Marking Bullying Prevention Awareness Month, Department of Health & Human Services Secretary Kathleen Sebelius issued a statement: “October is Bullying Prevention Awareness Month - when individuals, families, schools, and communities across the nation help to raise awareness about bullying prevention. Bullying remains a widespread problem with nearly 30 percent of adolescents in the U.S. reporting some experience with bullying, whether as the victim, the bully or both. An infographic developed by the Health Resources and Services Administration (HRSA) highlights important facts and information about bullying prevention. We know that there are a number of emotional effects that can result from bullying such as depression and anxiety. There are also physical effects as well, like headaches and stomachaches, and sleep problems. In a special supplement of the Journal of Adolescent Health supported by the Centers for Disease Control and Prevention (CDC) in collaboration with the Substance Abuse and Mental Health Services Administration (SAMHSA) we see how researchers continue to investigate the complex relationship between bullying and suicide.” Read Sec. Sebelius’ full statement.
This Funding Opportunity Announcement (FOA) invites clinical research project grant (R01) applications on the prevention, diagnosis, and treatment of HIV-related heart, lung, and/or blood (HLB) diseases in adults and children. Proposed projects may utilize various approaches such as observational studies; quasi-experimental designs; and single-center, pilot trials. Whenever possible, investigators are strongly encouraged to leverage existing infrastructure such as clinical cohorts, biological specimens and imaging banks. The goal of this FOA is to address major scientific gaps in characterizing, preventing, diagnosing, or treating HIV-related HLB diseases and foster multi-disciplinary collaborations among investigators. Closing date for applications is January 8, 2015. The award ceiling is $499,999. Read more about this funding opportunity.
The Advancing Informal STEM Learning (AISL) program seeks to advance new approaches to and evidence-based understanding of the design and development of STEM learning in informal environments; provide multiple pathways for broadening access to and engagement in STEM learning experiences; advance innovative research on and assessment of STEM learning in informal environments; and develop understandings of deeper learning by participants. The AISL program supports five types of projects: (1) Pathways, (2) Research in Service to Practice, (3) Innovations in Development, (4) Broad Implementation, and (5) Conferences, Symposia, and Workshops. The deadline for proposals is January 14, 2014. Award ceiling is $3,000,000. Read more about this funding opportunity.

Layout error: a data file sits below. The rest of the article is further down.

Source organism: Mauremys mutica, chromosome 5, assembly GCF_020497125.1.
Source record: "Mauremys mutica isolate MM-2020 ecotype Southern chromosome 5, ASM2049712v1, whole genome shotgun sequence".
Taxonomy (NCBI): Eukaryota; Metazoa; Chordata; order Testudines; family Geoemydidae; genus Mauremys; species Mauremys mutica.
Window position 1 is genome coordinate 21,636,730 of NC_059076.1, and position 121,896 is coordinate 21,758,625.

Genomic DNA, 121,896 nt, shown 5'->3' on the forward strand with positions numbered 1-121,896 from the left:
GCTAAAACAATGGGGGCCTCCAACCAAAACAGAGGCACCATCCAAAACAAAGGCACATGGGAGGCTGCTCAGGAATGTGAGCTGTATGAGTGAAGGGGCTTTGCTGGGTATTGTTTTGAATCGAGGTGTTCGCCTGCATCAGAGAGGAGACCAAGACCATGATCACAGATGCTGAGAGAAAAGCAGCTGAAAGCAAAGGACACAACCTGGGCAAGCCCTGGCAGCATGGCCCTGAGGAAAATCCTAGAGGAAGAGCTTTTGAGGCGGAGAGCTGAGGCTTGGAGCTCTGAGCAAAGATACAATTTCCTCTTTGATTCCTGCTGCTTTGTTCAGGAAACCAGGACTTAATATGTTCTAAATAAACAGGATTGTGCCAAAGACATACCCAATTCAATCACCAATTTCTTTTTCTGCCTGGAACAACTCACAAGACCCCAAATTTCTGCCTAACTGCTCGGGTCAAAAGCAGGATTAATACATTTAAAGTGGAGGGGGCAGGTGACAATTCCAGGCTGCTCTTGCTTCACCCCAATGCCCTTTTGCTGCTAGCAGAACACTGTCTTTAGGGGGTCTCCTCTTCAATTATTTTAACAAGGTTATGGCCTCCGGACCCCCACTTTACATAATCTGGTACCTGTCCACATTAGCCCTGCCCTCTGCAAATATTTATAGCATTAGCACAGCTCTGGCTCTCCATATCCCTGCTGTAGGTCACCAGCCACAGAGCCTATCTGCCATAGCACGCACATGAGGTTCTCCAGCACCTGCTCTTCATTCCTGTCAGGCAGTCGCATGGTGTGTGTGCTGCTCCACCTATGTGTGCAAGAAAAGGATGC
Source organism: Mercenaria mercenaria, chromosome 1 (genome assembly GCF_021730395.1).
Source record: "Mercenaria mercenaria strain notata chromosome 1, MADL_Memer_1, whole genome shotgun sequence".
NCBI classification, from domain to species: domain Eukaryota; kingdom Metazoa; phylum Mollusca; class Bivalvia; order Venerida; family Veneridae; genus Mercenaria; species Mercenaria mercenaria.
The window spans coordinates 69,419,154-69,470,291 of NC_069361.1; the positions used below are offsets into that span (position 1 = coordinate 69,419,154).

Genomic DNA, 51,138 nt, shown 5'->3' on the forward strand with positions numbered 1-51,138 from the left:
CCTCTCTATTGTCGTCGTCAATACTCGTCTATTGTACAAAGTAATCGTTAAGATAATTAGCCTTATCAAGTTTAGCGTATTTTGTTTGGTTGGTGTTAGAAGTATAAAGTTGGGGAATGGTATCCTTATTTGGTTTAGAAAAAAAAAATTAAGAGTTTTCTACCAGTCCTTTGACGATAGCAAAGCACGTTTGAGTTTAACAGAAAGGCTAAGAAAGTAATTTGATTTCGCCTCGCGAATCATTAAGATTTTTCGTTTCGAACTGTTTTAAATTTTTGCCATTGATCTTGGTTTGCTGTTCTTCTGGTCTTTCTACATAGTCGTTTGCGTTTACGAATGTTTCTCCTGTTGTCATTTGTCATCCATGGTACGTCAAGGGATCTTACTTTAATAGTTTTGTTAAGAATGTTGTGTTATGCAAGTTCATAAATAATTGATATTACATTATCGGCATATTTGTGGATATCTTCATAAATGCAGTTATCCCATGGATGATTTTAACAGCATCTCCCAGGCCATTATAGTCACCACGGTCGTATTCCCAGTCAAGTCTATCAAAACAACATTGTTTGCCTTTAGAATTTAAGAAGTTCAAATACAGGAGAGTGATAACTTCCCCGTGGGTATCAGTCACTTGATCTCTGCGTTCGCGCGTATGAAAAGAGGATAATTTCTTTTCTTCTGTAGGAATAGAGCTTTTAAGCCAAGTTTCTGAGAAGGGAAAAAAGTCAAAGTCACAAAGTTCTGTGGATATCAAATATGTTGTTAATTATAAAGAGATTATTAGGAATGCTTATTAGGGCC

Scholarly Editions and Translations grants support the preparation of editions and translations of pre-existing texts and documents of value to the humanities that are currently inaccessible or available in inadequate editions. These grants support full-time or part-time activities for periods of one to three years. Projects must be undertaken by a team of at least one editor or translator and one other staff member. Grants typically support editions and translations of significant literary, philosophical, and historical materials, but other types of work, such as musical notation, are also eligible. Applicants should demonstrate familiarity with the best practices recommended by the Association for Documentary Editing or the Modern Language Association Committee on Scholarly Editions. Translation projects should also explain the approach adopted for the particular work to be translated. Editions and translations produced with NEH support contain scholarly and critical apparatus appropriate to the subject matter and format of the edition. This usually means introductions and annotations that provide essential information about the form, transmission, and historical and intellectual context of the texts and documents involved. Proposals for editions of foreign language materials in the original language are eligible for funding, as well as proposals for editions of translated materials. The closing date is January 7, 2014. The award ceiling is $300,000. Read more about this funding opportunity.